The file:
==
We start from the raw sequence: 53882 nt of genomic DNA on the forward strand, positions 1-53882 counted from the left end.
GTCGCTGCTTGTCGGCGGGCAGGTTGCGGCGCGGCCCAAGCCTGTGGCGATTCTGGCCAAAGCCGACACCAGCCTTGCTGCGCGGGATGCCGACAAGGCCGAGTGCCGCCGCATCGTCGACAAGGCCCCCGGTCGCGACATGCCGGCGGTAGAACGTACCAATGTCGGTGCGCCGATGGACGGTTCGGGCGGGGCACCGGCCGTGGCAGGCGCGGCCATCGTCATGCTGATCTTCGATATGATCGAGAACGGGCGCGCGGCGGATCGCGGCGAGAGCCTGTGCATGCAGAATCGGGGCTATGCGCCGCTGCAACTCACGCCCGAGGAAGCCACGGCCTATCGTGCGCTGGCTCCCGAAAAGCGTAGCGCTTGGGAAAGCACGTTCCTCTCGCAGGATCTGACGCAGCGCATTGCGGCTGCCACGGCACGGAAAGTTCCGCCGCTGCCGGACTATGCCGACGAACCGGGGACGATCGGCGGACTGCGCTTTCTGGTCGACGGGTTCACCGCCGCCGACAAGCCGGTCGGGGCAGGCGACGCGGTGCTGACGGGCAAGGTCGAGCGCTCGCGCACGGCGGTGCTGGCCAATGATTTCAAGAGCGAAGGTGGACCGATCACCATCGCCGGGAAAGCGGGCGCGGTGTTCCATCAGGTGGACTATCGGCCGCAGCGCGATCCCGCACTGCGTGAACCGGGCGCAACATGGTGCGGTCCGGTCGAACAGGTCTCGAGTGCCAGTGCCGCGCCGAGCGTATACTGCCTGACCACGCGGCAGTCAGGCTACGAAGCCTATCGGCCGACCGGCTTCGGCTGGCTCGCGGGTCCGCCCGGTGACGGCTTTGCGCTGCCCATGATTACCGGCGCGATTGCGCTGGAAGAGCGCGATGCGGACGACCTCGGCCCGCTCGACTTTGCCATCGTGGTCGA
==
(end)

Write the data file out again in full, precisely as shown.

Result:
We start from the raw sequence: 53882 nt of genomic DNA on the forward strand, positions 1-53882 counted from the left end.
GTCGCTGCTTGTCGGCGGGCAGGTTGCGGCGCGGCCCAAGCCTGTGGCGATTCTGGCCAAAGCCGACACCAGCCTTGCTGCGCGGGATGCCGACAAGGCCGAGTGCCGCCGCATCGTCGACAAGGCCCCCGGTCGCGACATGCCGGCGGTAGAACGTACCAATGTCGGTGCGCCGATGGACGGTTCGGGCGGGGCACCGGCCGTGGCAGGCGCGGCCATCGTCATGCTGATCTTCGATATGATCGAGAACGGGCGCGCGGCGGATCGCGGCGAGAGCCTGTGCATGCAGAATCGGGGCTATGCGCCGCTGCAACTCACGCCCGAGGAAGCCACGGCCTATCGTGCGCTGGCTCCCGAAAAGCGTAGCGCTTGGGAAAGCACGTTCCTCTCGCAGGATCTGACGCAGCGCATTGCGGCTGCCACGGCACGGAAAGTTCCGCCGCTGCCGGACTATGCCGACGAACCGGGGACGATCGGCGGACTGCGCTTTCTGGTCGACGGGTTCACCGCCGCCGACAAGCCGGTCGGGGCAGGCGACGCGGTGCTGACGGGCAAGGTCGAGCGCTCGCGCACGGCGGTGCTGGCCAATGATTTCAAGAGCGAAGGTGGACCGATCACCATCGCCGGGAAAGCGGGCGCGGTGTTCCATCAGGTGGACTATCGGCCGCAGCGCGATCCCGCACTGCGTGAACCGGGCGCAACATGGTGCGGTCCGGTCGAACAGGTCTCGAGTGCCAGTGCCGCGCCGAGCGTATACTGCCTGACCACGCGGCAGTCAGGCTACGAAGCCTATCGGCCGACCGGCTTCGGCTGGCTCGCGGGTCCGCCCGGTGACGGCTTTGCGCTGCCCATGATTACCGGCGCGATTGCGCTGGAAGAGCGCGATGCGGACGACCTCGGCCCGCTCGACTTTGCCATCGTGGTCGA